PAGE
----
You don't need a car to lie by the hotel pool soaking up the Tenerife sun. But if you want to combine working on your tan with discovering an incredible island that takes you from snow covered volcano to sun-soaked beach in less than two hours, then hiring a car on Tenerife
should be at the top of your priority list.
Most of Tenerife is covered by the TF1 and TF5 motorway system which connects coastal points all the way from Puerto de la Cruz on the north coast, via the capital city of Santa Cruz, to Costa Adeje on the south west tip. The speed limit is 120kph (75mph), driving is on the right and if you avoid the rush hours of 8am to 10am and 7pm to 9pm, traffic flows quite freely on the whole. For moving from airport to resort and vice versa, the TF1 or TF5 are your best bet, but if you want to discover the 'real' Tenerife, leave the motorway and head into the hills.
Before the TF was constructed, roads on Tenerife joined the dot to dot of hill towns to one another and each town to the coast so that early road maps look as if the island has been blanket stitched. Today those roads are largely ignored by tour buses and commuters leaving them free for locals and independent drivers to enjoy. Traverse the spine of the island along the TF24 and drive through scented eucalyptus and pine forests with tantalising glimpses down to sun-kissed coasts on both sides of the island. On clear days the islands of Gran Canaria on the east and La Palma and La Gomera on the west are clearly visible.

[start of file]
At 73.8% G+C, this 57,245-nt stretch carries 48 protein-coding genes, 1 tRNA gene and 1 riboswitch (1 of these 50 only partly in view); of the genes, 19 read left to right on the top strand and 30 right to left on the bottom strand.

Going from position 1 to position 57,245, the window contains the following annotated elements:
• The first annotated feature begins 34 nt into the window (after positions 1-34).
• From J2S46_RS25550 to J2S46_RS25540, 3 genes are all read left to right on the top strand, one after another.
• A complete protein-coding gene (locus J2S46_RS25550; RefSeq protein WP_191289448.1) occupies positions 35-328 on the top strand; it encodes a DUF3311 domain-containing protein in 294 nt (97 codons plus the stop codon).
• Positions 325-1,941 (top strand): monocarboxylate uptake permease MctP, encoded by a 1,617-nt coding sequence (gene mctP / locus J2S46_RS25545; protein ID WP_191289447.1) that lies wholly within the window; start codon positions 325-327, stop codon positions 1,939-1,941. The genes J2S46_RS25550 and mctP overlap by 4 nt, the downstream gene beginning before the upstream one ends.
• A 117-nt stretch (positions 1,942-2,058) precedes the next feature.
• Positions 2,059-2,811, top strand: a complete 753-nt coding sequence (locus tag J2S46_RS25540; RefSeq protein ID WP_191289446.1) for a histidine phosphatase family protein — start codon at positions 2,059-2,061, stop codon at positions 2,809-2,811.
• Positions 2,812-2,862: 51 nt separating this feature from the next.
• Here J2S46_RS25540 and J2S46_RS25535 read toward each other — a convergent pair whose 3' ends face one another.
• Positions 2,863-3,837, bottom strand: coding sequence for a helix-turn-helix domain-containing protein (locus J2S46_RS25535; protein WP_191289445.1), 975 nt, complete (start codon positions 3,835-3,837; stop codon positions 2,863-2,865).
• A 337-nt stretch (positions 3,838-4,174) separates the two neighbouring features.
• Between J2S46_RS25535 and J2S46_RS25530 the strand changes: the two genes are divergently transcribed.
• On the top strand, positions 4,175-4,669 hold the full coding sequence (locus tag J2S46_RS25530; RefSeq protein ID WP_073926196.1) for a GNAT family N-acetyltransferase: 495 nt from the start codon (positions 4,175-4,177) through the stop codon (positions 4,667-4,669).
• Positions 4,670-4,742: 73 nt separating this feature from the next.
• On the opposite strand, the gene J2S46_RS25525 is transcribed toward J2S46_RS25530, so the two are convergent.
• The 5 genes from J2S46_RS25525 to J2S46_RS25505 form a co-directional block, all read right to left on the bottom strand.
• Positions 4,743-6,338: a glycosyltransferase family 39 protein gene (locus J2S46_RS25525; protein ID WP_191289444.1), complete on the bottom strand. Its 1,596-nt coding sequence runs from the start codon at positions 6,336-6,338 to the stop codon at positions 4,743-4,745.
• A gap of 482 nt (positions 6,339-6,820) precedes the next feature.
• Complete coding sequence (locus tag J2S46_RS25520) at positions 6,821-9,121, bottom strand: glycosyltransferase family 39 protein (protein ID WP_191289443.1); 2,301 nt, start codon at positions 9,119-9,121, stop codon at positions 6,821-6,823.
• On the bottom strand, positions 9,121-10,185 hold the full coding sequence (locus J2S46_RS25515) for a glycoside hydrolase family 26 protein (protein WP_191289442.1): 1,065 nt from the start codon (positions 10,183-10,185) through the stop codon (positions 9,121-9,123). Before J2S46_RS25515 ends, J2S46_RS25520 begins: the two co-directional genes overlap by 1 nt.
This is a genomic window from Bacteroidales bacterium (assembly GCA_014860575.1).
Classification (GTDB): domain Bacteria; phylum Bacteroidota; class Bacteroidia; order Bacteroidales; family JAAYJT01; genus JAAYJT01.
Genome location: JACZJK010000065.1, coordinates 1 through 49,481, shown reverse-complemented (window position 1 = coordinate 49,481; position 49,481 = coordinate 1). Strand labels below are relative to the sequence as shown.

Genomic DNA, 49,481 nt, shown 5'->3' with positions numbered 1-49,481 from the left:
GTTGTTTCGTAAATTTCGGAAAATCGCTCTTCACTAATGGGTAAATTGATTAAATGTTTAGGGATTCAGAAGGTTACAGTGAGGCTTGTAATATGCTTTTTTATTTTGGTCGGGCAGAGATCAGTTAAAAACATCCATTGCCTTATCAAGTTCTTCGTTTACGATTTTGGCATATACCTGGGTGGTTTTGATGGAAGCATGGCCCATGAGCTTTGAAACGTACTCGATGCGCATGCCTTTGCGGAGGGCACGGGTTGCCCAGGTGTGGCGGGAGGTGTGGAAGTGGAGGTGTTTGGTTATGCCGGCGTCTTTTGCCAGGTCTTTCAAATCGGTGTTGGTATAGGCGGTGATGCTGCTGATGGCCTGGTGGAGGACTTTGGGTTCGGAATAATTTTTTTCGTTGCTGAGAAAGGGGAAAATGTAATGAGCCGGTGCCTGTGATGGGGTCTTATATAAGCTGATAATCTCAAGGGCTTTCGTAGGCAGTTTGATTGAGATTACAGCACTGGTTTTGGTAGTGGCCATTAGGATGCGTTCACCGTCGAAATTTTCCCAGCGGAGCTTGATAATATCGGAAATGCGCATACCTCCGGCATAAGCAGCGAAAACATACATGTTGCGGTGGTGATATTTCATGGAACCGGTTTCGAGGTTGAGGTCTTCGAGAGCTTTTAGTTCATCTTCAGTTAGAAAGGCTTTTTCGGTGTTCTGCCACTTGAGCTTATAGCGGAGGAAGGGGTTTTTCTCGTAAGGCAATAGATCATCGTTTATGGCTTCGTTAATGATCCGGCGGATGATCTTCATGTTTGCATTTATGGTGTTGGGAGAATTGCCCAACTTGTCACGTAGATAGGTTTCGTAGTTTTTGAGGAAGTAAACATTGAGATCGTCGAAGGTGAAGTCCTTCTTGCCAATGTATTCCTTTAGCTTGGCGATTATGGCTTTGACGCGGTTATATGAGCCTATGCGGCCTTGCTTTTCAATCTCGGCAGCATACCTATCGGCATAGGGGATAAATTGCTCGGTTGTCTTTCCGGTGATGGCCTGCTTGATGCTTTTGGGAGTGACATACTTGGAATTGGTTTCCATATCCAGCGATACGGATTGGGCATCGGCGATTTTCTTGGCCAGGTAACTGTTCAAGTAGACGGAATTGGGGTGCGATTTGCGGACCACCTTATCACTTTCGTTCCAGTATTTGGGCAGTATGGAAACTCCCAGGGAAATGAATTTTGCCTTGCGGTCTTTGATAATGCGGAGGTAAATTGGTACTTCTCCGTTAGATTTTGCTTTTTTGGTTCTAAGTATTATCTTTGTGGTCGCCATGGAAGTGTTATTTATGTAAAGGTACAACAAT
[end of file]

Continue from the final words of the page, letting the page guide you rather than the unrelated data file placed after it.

Tenerife may not have the Bond credentials of the Italian Riviera when it comes to impressive roads but it's certainly not without its own drama, like the white knuckle drive to Masca – Tenerife's mini Stelvio Pass. Snaking its way into the mountains high above picturesque Santiago Del Teide, the TF436 'Masca' road reaches its peak with breathtaking views over the prehistoric pinnacles and gorges in which the village lies, before plunging down the cliff side in a series of narrow, hairpin bends.
Or drive through the seat of the Gods in the 17km (10 mile) wide volcanic crater above which Mount Teide, Spain's highest mountain and the third largest volcano on Earth, rises to 3718 metres (12,198ft) above sea level. Used for testing Mars probes and the location for the filming of Clash of the Titans, Teide National Park is one of the most extraordinary landscapes on the planet.
Guest Post - Jack and Andrea Montgomery are authors and travel writers who have lived on the island of Tenerife for the past 8 years and spend much of their time driving its roads. Their Real Tenerife Island Drives guide takes you off the standard tourist trail and into the 'real' Tenerife (www.realtenerifeislanddrives.com).